Maybe. The producers of this CD have been fans of the band since the early 80’s, and if you ask them or any of our fans what they’re favorite Scorpions album is, 95-99% will say “Blackout” or “Love at First Sting.” I think during the early 80’s the band finally found its sound and style. “Love at First Sting” was the essence of the band’s sound. I think that the new Cd comes closest to “Love at First Sting.” It wasn’t intentially done this way. But looking back, “Sting in the Tail” could have been the follow up album to “Love at First Sting” during the 80’s.
RMS: Yeah, I agree with that. As far as this being the bands last CD and tour, were you at all reluctant to agree to this, because you’re a bit younger than Klaus and Rudolf? You still could easily do this for another 10 -15 years.
MJ: No, not reluctant. It makes told sense this whole thing. But if I didn’t agree, it wouldn’t have made a difference I guess. (laughs) I can’t change their age. Because I’m younger, I would have never come up with that thought. But ask Klaus and Rudolf they would have never thought of it either, we would of just continued forever. But it took someone from the outside with a different perspective to tell us that we can’t go on like this. What convinced us was that we want to be remembered as a great live band that’s full of energy and healthy and fit.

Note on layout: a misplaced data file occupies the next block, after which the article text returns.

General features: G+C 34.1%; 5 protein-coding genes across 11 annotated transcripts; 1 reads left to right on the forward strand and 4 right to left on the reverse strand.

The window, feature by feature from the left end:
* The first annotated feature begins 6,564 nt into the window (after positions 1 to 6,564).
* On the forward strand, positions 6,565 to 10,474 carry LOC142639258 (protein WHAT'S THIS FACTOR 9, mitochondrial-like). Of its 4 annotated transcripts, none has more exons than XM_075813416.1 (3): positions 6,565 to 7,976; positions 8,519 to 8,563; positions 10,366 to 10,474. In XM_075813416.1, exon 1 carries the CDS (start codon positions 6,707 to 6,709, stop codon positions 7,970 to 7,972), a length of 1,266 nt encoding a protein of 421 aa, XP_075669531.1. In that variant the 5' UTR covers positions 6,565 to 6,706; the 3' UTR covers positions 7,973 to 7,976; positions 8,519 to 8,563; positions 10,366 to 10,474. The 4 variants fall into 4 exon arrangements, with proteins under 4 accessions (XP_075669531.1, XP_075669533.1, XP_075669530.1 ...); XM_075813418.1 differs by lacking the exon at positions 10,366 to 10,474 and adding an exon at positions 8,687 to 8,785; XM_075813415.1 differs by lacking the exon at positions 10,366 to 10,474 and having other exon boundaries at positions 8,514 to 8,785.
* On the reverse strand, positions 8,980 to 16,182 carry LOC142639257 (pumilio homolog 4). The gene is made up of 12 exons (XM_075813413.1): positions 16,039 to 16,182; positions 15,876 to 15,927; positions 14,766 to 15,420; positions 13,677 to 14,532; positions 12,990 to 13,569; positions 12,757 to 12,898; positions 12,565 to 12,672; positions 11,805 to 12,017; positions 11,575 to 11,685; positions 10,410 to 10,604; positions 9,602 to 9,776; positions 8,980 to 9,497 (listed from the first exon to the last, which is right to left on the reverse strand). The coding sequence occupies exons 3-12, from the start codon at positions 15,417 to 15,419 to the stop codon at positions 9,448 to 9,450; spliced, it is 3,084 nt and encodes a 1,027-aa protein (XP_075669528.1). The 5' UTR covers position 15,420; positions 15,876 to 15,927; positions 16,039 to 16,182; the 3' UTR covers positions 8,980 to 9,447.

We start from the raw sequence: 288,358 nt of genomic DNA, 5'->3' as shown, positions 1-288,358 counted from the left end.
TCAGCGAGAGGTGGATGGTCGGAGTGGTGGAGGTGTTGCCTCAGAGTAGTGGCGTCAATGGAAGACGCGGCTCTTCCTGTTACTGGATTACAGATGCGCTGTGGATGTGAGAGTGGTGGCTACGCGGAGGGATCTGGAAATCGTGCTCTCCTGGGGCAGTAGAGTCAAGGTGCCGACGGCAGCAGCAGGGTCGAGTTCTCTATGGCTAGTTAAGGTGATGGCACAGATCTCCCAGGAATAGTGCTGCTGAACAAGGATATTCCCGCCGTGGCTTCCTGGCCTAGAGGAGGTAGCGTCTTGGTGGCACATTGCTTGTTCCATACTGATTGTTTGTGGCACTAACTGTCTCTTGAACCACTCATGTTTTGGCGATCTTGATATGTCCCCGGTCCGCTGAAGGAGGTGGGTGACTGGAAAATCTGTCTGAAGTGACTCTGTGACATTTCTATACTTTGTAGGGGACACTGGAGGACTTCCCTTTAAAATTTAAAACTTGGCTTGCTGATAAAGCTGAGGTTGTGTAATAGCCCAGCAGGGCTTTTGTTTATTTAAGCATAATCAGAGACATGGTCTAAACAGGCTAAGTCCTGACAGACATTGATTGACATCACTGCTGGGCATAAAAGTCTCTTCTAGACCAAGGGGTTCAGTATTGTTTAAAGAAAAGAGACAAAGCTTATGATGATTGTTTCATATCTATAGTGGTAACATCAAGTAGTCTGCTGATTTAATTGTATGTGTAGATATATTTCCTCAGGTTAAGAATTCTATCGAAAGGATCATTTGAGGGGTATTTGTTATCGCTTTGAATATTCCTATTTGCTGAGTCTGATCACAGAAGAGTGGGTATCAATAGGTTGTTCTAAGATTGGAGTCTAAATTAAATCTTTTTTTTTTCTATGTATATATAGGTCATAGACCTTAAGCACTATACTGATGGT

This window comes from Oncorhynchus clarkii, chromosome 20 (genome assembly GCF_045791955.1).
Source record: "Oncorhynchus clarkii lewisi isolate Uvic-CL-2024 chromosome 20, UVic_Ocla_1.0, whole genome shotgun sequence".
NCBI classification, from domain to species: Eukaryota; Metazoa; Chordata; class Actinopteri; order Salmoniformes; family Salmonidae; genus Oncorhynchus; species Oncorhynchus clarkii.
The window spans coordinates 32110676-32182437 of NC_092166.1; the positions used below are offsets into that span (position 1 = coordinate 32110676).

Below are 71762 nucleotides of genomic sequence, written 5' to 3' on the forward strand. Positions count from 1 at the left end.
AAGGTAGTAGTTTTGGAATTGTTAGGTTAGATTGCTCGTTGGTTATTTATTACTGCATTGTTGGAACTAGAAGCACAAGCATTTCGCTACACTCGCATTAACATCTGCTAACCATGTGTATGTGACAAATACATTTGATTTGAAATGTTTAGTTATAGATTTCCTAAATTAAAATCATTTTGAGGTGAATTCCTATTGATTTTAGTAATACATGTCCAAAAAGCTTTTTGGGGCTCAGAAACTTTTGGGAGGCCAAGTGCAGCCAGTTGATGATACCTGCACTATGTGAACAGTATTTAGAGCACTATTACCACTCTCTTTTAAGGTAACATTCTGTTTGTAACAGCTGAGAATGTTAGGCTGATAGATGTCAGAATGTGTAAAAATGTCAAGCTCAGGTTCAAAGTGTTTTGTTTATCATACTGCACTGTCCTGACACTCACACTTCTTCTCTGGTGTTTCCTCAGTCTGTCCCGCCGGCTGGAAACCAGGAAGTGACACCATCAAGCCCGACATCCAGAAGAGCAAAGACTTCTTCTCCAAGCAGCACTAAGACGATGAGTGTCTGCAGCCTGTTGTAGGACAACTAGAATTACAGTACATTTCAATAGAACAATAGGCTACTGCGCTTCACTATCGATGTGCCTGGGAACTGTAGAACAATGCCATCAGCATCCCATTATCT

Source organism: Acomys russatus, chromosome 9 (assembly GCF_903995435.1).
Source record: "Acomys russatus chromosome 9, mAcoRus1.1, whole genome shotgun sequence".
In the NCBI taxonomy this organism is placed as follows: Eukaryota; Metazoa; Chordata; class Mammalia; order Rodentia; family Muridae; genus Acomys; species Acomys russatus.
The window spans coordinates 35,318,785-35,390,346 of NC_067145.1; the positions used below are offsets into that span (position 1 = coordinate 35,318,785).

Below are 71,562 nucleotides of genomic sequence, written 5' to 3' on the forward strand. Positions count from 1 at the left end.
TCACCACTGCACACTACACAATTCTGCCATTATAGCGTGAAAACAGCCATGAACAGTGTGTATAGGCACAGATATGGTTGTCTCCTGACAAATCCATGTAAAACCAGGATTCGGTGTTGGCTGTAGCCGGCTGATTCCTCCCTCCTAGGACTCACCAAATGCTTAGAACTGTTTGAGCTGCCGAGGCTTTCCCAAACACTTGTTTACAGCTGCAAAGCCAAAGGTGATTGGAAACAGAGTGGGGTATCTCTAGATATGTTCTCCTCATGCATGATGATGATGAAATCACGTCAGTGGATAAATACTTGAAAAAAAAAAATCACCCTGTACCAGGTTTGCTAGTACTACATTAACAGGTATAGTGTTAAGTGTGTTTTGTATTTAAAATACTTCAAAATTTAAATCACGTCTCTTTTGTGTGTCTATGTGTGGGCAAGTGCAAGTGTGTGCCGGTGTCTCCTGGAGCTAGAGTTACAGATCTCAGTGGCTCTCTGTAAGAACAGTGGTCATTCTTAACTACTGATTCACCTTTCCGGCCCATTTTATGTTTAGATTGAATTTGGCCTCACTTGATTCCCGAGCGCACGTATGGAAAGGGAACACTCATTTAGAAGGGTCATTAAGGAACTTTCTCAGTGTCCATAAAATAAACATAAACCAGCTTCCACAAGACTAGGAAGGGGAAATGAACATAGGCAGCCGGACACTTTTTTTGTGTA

That’s how we want to be remembered by the fans. Not growing old in the spotlight and limping around on stage. Blues musicians can sit in their chairs like BB King, and play until they are 80. I’m sure that I will always make music, but what comes next, I don’t even want to think of for the moment. I’d rather concentrate on the upcoming tour and enjoy it. What comes after? We will probably still have a lot to do together. But, we will not do what we have done that last 35-40 years and that’s do a CD and go on tour. We want to break out of this cycle.